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On the greatest generation

By   /   November 9, 2009  /   Comments

I would like to be the air

That inhabits you for a moment

only. I would like to be that unnoticed

& that necessary.

Margaret Atwood “Variation on the word sleep”; 1981

My writing skills are not what they used to be. Some nights the words flow like spring raindrops and other nights they fall hard like an ice storm on a winter day. They are words as water and ice are the same, yet different in state and intensity.

I find myself irritated and dull at the same time. That accursed movie is playing again on television. “Field of Dreams”. What a piece of goop from Hollywood.

Just because I played pitch with my father once I should blubber about lost days, weeks years, etc. etc. ad infinitum, ad nauseum. My father was a decent baseball player in high school. He might have played minor league ball, but his aspiring baseball career ran into a roadblock.

He graduated in May 1941 and joined the U.S. Navy to see the world.

He got to see quite a bit of it after finishing basic training. He was assigned to San Francisco and was sent into the Pacific arriving just two weeks after Pearl Harbor was attacked. I never asked him what it was like arriving in Pearl Harbor with wreckage strewn about and the smell of death and destruction still in the air. He wanted to see the world and boy did he see it. Half the men on his aircraft carrier, USS Bunker Hill, were killed or missing when they were struck by two Japanese “Divine Wind” kamikaze aircraft in 1945.

Like millions of other obscure young men who fought for their country in WWII, Dad wanted to leave his small hometown and start an adventure. An adventure to build his future upon, but the way he planned it and the way it played out was very different. Several hundred thousand never made it back and countless thousands made it back with memories you will never see in any travel or tourist brochure.

Come to the beautiful forests and mountains of Germany. See the prison and extermination camps where six million Jews and others were exterminated from the earth for no other reason than they happened to be Jews in the wrong place at the wrong time. Talk about being born under a bad sign.

See beautiful Hawaii with the shattered remains of the once great U.S. Pacific Fleet. See where more than 2,000 Americans died one beautiful December morning in 1941. Aloha boys; all this courtesy of the Emperor of Japan.

Welcome to the sunny Philippines. See where 50,000 allied prisoners were starved and marched to death for the glory of the Japanese empire. Next time you buy a Nissan or Toyota think of us … Sayonara.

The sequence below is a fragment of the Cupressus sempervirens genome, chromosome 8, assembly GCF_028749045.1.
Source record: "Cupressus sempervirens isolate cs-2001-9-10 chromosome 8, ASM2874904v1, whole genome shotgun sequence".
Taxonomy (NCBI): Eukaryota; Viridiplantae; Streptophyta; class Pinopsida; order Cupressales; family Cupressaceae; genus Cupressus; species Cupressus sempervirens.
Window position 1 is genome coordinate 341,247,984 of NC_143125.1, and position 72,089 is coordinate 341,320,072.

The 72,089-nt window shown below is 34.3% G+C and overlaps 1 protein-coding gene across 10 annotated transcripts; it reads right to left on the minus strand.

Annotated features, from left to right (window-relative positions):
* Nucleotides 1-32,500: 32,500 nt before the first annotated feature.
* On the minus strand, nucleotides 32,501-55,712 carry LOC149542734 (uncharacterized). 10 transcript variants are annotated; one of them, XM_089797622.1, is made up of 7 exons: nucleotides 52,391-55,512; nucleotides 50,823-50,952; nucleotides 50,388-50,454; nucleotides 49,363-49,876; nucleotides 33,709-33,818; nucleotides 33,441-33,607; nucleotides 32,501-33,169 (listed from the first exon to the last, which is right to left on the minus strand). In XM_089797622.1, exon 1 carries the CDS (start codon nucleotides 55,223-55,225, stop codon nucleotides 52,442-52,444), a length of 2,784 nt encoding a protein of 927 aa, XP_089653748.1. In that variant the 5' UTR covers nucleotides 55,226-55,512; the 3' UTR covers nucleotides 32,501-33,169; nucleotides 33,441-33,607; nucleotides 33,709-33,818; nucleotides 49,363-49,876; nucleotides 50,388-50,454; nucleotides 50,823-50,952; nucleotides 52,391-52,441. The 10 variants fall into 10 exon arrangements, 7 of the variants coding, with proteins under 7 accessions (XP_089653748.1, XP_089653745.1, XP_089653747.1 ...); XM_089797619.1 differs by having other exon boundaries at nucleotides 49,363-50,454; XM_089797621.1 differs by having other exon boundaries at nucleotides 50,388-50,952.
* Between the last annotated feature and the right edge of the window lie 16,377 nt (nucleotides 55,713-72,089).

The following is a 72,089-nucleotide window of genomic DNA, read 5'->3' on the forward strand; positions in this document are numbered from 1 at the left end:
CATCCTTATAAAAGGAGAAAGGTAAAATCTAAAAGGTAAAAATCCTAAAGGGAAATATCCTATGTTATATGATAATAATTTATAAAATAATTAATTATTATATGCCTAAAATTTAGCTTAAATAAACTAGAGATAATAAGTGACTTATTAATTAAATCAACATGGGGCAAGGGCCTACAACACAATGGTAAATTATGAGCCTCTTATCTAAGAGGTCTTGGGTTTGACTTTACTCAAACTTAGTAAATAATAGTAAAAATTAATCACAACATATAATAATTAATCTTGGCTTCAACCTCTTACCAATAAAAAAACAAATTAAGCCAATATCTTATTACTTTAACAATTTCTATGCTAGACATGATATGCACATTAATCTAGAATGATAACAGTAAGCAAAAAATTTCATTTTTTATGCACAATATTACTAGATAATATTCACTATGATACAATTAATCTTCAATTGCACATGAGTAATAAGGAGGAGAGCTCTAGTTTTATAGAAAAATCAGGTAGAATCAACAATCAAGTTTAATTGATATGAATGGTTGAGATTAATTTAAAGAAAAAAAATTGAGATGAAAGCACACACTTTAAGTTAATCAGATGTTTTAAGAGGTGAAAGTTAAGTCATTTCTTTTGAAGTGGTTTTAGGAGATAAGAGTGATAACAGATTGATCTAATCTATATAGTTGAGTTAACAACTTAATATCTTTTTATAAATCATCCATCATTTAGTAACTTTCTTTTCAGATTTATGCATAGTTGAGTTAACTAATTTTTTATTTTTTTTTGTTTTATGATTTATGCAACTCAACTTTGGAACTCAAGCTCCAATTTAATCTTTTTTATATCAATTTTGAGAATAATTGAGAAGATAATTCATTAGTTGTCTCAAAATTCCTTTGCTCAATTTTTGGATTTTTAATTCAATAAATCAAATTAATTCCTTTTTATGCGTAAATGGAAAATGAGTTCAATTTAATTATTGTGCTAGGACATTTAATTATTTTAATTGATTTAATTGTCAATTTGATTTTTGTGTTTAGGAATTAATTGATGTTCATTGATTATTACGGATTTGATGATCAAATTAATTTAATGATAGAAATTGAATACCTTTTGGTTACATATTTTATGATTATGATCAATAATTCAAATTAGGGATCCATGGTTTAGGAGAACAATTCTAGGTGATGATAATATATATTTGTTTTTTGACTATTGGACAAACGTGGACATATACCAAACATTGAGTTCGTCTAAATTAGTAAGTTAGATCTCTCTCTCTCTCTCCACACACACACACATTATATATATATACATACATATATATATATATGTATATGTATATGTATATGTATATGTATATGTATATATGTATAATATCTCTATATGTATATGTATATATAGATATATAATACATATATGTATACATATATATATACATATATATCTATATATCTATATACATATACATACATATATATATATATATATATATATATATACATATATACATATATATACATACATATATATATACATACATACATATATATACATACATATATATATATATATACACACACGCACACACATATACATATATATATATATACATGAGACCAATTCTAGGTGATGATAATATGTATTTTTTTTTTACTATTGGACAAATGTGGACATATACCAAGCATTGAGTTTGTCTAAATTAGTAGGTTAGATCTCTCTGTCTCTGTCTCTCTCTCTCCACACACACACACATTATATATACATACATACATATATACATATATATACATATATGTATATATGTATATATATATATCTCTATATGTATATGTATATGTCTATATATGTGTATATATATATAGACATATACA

What Price the War?

I saw the years eat away at my father like a cancer. His drinking became worse and he turned more in on himself. There was little I could do except provide some support here and there without becoming an enabler.

Ten years of counseling in the prisons of the state had me somewhat prepared for dealing with him. Being objective was the hardest part. He was in no way objective towards me. He knew most good and bad things I had ever done and was prepared to rip me to shreds with his acerbic and slashing comments.

I sat and listened to him with blank expressions and gave him slow measured answers.

My attempts at limited emotion only fueled his frustration with me. He was looking for sympathy, but there was little I could give.

There is an old joke about where you can find sympathy in the dictionary, but I doubt Kevin and his staff would let this get by so I will leave it in the dictionary.

The war had taken its toll. He was putting a gun to his head and pulling it one shot (drink) at a time. There is a country music song that goes something like that.

My father’s several friends and acquaintances were much the same way. They had all been part of the Great Depression and had mastered it only to be thrust into a great war against the Nazi’s and the Japanese. The Americans whipped both of them and came home to family and nation.

God knows they deserved every accolade that could be laid at their feet and most took it with humility. Remembering the men and women that had not come back was a sobering reminder of how life seems so unfair at times.

Dad’s buddies all had drinking problems, marital problems or other conflicts that followed them all to their graves.

These millions of common ordinary men who served in extraordinary ways defeated the world’s evil dictators in war, but could not defeat their inner demons in peace.

As Veteran’s Day approaches I want to say, “Good job, Dad. You and your buddies saved the world back in WWII. I just wish we could have saved you from yourselves.”

I look forward to seeing you again one day. Maybe we will toss that old baseball back and forth just one more time.

Sonny-Lofton-002By: Sonny Lofton. Albany natve Sonny Lofton is a veteran broadcaster and writer. He co-hosts the “Frank and Sonny” show from 4 to 6 p.m. Monday through Thurday on WWVO The Voice FM-90.7.

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